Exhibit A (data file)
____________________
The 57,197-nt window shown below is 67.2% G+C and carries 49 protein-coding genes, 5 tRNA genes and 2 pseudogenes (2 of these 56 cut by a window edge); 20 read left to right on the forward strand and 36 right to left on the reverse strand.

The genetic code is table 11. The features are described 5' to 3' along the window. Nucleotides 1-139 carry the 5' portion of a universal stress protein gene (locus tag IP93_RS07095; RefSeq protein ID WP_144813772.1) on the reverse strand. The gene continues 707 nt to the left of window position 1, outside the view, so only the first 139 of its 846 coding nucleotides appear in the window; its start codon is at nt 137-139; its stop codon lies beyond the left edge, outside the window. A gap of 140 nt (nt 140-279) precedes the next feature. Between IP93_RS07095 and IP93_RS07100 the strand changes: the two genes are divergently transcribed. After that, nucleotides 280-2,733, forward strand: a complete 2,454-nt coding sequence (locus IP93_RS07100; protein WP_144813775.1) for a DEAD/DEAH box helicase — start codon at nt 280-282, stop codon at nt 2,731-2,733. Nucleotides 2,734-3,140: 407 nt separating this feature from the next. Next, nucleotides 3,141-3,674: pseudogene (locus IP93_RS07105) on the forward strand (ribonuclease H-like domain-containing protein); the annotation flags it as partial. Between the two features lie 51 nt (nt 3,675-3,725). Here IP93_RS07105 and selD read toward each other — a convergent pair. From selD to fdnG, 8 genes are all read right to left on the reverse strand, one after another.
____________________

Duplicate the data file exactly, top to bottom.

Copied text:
The 57,197-nt window shown below is 67.2% G+C and carries 49 protein-coding genes, 5 tRNA genes and 2 pseudogenes (2 of these 56 cut by a window edge); 20 read left to right on the forward strand and 36 right to left on the reverse strand.

The genetic code is table 11. The features are described 5' to 3' along the window. Nucleotides 1-139 carry the 5' portion of a universal stress protein gene (locus tag IP93_RS07095; RefSeq protein ID WP_144813772.1) on the reverse strand. The gene continues 707 nt to the left of window position 1, outside the view, so only the first 139 of its 846 coding nucleotides appear in the window; its start codon is at nt 137-139; its stop codon lies beyond the left edge, outside the window. A gap of 140 nt (nt 140-279) precedes the next feature. Between IP93_RS07095 and IP93_RS07100 the strand changes: the two genes are divergently transcribed. After that, nucleotides 280-2,733, forward strand: a complete 2,454-nt coding sequence (locus IP93_RS07100; protein WP_144813775.1) for a DEAD/DEAH box helicase — start codon at nt 280-282, stop codon at nt 2,731-2,733. Nucleotides 2,734-3,140: 407 nt separating this feature from the next. Next, nucleotides 3,141-3,674: pseudogene (locus IP93_RS07105) on the forward strand (ribonuclease H-like domain-containing protein); the annotation flags it as partial. Between the two features lie 51 nt (nt 3,675-3,725). Here IP93_RS07105 and selD read toward each other — a convergent pair. From selD to fdnG, 8 genes are all read right to left on the reverse strand, one after another.